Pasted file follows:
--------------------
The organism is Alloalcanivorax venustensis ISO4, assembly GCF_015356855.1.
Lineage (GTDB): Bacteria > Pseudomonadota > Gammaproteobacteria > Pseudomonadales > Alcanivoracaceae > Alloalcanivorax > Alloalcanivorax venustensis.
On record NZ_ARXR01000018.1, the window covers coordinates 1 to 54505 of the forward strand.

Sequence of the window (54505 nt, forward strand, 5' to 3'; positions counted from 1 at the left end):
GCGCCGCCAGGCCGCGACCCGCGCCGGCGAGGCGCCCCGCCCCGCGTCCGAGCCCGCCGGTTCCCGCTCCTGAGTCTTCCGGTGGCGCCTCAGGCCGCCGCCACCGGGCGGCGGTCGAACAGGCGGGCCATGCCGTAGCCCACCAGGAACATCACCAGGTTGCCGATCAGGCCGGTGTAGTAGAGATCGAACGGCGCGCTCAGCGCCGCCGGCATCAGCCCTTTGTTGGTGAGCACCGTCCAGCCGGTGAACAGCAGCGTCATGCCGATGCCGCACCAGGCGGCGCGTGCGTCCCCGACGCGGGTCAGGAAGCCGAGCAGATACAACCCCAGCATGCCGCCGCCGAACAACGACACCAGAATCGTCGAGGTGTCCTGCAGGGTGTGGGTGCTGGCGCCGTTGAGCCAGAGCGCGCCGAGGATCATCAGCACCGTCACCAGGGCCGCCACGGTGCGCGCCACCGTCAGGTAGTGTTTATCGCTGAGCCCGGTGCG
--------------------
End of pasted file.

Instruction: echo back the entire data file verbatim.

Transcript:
The organism is Alloalcanivorax venustensis ISO4, assembly GCF_015356855.1.
Lineage (GTDB): Bacteria > Pseudomonadota > Gammaproteobacteria > Pseudomonadales > Alcanivoracaceae > Alloalcanivorax > Alloalcanivorax venustensis.
On record NZ_ARXR01000018.1, the window covers coordinates 1 to 54505 of the forward strand.

Sequence of the window (54505 nt, forward strand, 5' to 3'; positions counted from 1 at the left end):
GCGCCGCCAGGCCGCGACCCGCGCCGGCGAGGCGCCCCGCCCCGCGTCCGAGCCCGCCGGTTCCCGCTCCTGAGTCTTCCGGTGGCGCCTCAGGCCGCCGCCACCGGGCGGCGGTCGAACAGGCGGGCCATGCCGTAGCCCACCAGGAACATCACCAGGTTGCCGATCAGGCCGGTGTAGTAGAGATCGAACGGCGCGCTCAGCGCCGCCGGCATCAGCCCTTTGTTGGTGAGCACCGTCCAGCCGGTGAACAGCAGCGTCATGCCGATGCCGCACCAGGCGGCGCGTGCGTCCCCGACGCGGGTCAGGAAGCCGAGCAGATACAACCCCAGCATGCCGCCGCCGAACAACGACACCAGAATCGTCGAGGTGTCCTGCAGGGTGTGGGTGCTGGCGCCGTTGAGCCAGAGCGCGCCGAGGATCATCAGCACCGTCACCAGGGCCGCCACGGTGCGCGCCACCGTCAGGTAGTGTTTATCGCTGAGCCCGGTGCG